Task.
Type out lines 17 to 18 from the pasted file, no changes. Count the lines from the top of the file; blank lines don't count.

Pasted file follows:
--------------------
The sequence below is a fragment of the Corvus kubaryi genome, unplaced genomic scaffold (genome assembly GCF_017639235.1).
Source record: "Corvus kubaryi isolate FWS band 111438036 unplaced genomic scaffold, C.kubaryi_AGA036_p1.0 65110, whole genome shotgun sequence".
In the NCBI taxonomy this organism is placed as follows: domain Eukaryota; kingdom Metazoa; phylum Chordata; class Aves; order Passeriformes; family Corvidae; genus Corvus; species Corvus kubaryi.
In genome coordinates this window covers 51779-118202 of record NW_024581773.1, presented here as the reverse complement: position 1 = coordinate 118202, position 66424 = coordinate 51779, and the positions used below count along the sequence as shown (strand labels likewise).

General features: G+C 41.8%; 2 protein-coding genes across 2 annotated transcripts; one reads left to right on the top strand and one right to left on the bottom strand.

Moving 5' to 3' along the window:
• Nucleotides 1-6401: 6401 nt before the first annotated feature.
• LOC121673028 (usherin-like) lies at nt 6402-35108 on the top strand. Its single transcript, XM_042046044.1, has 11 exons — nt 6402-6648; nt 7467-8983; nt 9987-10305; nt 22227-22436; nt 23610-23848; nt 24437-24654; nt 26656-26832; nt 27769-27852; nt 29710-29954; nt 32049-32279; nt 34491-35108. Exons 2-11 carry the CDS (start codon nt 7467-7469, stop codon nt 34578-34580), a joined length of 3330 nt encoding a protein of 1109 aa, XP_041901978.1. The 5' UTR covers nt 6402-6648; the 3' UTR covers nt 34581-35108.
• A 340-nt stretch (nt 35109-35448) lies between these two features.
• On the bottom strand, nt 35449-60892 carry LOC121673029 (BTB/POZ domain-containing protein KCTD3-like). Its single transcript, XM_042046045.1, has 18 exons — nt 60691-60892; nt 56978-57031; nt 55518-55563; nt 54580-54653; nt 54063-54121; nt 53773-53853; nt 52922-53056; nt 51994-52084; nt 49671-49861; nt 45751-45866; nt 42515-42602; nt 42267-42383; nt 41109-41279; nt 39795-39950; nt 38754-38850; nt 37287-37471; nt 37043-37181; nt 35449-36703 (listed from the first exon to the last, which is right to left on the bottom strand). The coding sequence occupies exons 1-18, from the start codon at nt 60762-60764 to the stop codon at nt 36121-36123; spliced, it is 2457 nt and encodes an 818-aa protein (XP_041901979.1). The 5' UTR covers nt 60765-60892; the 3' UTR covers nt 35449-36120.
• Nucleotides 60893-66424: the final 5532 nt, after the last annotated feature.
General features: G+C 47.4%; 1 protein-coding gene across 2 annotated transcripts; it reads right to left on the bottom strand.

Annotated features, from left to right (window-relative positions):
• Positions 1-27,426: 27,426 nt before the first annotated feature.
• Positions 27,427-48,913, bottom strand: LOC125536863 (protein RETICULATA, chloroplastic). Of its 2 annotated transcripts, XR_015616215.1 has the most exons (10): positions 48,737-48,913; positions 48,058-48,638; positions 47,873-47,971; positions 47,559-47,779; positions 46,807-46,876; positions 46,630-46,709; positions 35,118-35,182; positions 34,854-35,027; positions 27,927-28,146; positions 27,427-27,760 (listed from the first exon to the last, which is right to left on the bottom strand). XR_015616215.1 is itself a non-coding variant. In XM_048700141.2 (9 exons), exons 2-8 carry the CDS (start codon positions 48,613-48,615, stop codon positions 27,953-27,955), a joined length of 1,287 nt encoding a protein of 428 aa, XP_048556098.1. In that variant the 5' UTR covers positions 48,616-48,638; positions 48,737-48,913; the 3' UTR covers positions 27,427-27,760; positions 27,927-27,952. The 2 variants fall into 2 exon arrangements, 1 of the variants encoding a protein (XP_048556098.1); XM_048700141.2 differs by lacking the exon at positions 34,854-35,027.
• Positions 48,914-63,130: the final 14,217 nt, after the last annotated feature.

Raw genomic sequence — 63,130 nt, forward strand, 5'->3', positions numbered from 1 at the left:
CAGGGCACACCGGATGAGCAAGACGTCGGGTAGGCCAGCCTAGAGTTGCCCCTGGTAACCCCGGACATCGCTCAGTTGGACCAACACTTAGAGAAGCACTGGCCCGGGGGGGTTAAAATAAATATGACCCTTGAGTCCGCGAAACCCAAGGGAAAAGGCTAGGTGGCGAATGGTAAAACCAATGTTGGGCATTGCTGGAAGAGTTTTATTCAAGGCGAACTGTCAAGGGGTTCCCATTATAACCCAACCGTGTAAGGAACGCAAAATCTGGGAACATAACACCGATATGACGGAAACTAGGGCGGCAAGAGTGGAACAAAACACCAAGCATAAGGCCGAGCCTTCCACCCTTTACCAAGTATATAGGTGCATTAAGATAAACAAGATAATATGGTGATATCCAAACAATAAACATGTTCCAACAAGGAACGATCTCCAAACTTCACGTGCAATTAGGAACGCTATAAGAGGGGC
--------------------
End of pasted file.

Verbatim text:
Raw genomic sequence — 63,130 nt, forward strand, 5'->3', positions numbered from 1 at the left:
CAGGGCACACCGGATGAGCAAGACGTCGGGTAGGCCAGCCTAGAGTTGCCCCTGGTAACCCCGGACATCGCTCAGTTGGACCAACACTTAGAGAAGCACTGGCCCGGGGGGGTTAAAATAAATATGACCCTTGAGTCCGCGAAACCCAAGGGAAAAGGCTAGGTGGCGAATGGTAAAACCAATGTTGGGCATTGCTGGAAGAGTTTTATTCAAGGCGAACTGTCAAGGGGTTCCCATTATAACCCAACCGTGTAAGGAACGCAAAATCTGGGAACATAACACCGATATGACGGAAACTAGGGCGGCAAGAGTGGAACAAAACACCAAGCATAAGGCCGAGCCTTCCACCCTTTACCAAGTATATAGGTGCATTAAGATAAACAAGATAATATGGTGATATCCAAACAATAAACATGTTCCAACAAGGAACGATCTCCAAACTTCACGTGCAATTAGGAACGCTATAAGAGGGGC